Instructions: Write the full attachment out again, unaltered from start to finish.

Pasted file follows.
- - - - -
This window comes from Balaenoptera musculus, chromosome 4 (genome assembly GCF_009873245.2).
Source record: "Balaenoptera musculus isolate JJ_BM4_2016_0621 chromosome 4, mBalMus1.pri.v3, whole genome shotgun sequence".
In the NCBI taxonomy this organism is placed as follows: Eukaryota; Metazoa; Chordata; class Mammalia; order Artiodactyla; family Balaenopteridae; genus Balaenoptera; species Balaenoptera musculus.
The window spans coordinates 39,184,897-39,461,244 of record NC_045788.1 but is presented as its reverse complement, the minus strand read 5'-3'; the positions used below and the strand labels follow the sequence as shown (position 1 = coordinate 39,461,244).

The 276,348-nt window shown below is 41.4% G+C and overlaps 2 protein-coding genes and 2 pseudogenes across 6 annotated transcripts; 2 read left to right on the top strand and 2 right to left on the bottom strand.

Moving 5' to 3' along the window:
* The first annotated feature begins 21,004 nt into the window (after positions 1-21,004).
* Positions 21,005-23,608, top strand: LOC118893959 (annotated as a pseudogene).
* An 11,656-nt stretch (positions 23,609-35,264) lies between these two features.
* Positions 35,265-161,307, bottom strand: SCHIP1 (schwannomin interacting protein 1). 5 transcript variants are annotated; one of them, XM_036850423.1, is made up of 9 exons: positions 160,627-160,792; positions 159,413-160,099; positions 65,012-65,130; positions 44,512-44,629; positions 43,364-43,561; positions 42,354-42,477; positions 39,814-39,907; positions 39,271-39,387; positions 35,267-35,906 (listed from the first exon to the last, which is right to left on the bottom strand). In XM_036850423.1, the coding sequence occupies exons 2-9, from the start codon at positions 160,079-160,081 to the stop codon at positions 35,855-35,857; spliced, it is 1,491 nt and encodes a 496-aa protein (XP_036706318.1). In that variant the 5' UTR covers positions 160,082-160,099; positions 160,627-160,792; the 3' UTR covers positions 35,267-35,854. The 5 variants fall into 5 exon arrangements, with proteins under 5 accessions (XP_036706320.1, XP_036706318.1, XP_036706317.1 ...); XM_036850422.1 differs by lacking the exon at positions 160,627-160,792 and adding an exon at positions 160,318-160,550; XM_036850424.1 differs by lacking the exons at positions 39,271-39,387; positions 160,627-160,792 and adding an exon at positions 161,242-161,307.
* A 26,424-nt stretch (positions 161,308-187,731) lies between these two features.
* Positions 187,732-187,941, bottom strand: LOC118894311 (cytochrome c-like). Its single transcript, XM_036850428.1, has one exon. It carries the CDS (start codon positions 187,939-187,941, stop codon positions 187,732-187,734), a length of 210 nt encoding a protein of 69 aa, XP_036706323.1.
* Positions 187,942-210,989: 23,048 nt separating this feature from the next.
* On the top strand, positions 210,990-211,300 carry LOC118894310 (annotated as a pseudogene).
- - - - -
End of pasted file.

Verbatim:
This window comes from Balaenoptera musculus, chromosome 4 (genome assembly GCF_009873245.2).
Source record: "Balaenoptera musculus isolate JJ_BM4_2016_0621 chromosome 4, mBalMus1.pri.v3, whole genome shotgun sequence".
In the NCBI taxonomy this organism is placed as follows: Eukaryota; Metazoa; Chordata; class Mammalia; order Artiodactyla; family Balaenopteridae; genus Balaenoptera; species Balaenoptera musculus.
The window spans coordinates 39,184,897-39,461,244 of record NC_045788.1 but is presented as its reverse complement, the minus strand read 5'-3'; the positions used below and the strand labels follow the sequence as shown (position 1 = coordinate 39,461,244).

The 276,348-nt window shown below is 41.4% G+C and overlaps 2 protein-coding genes and 2 pseudogenes across 6 annotated transcripts; 2 read left to right on the top strand and 2 right to left on the bottom strand.

Moving 5' to 3' along the window:
* The first annotated feature begins 21,004 nt into the window (after positions 1-21,004).
* Positions 21,005-23,608, top strand: LOC118893959 (annotated as a pseudogene).
* An 11,656-nt stretch (positions 23,609-35,264) lies between these two features.
* Positions 35,265-161,307, bottom strand: SCHIP1 (schwannomin interacting protein 1). 5 transcript variants are annotated; one of them, XM_036850423.1, is made up of 9 exons: positions 160,627-160,792; positions 159,413-160,099; positions 65,012-65,130; positions 44,512-44,629; positions 43,364-43,561; positions 42,354-42,477; positions 39,814-39,907; positions 39,271-39,387; positions 35,267-35,906 (listed from the first exon to the last, which is right to left on the bottom strand). In XM_036850423.1, the coding sequence occupies exons 2-9, from the start codon at positions 160,079-160,081 to the stop codon at positions 35,855-35,857; spliced, it is 1,491 nt and encodes a 496-aa protein (XP_036706318.1). In that variant the 5' UTR covers positions 160,082-160,099; positions 160,627-160,792; the 3' UTR covers positions 35,267-35,854. The 5 variants fall into 5 exon arrangements, with proteins under 5 accessions (XP_036706320.1, XP_036706318.1, XP_036706317.1 ...); XM_036850422.1 differs by lacking the exon at positions 160,627-160,792 and adding an exon at positions 160,318-160,550; XM_036850424.1 differs by lacking the exons at positions 39,271-39,387; positions 160,627-160,792 and adding an exon at positions 161,242-161,307.
* A 26,424-nt stretch (positions 161,308-187,731) lies between these two features.
* Positions 187,732-187,941, bottom strand: LOC118894311 (cytochrome c-like). Its single transcript, XM_036850428.1, has one exon. It carries the CDS (start codon positions 187,939-187,941, stop codon positions 187,732-187,734), a length of 210 nt encoding a protein of 69 aa, XP_036706323.1.
* Positions 187,942-210,989: 23,048 nt separating this feature from the next.
* On the top strand, positions 210,990-211,300 carry LOC118894310 (annotated as a pseudogene).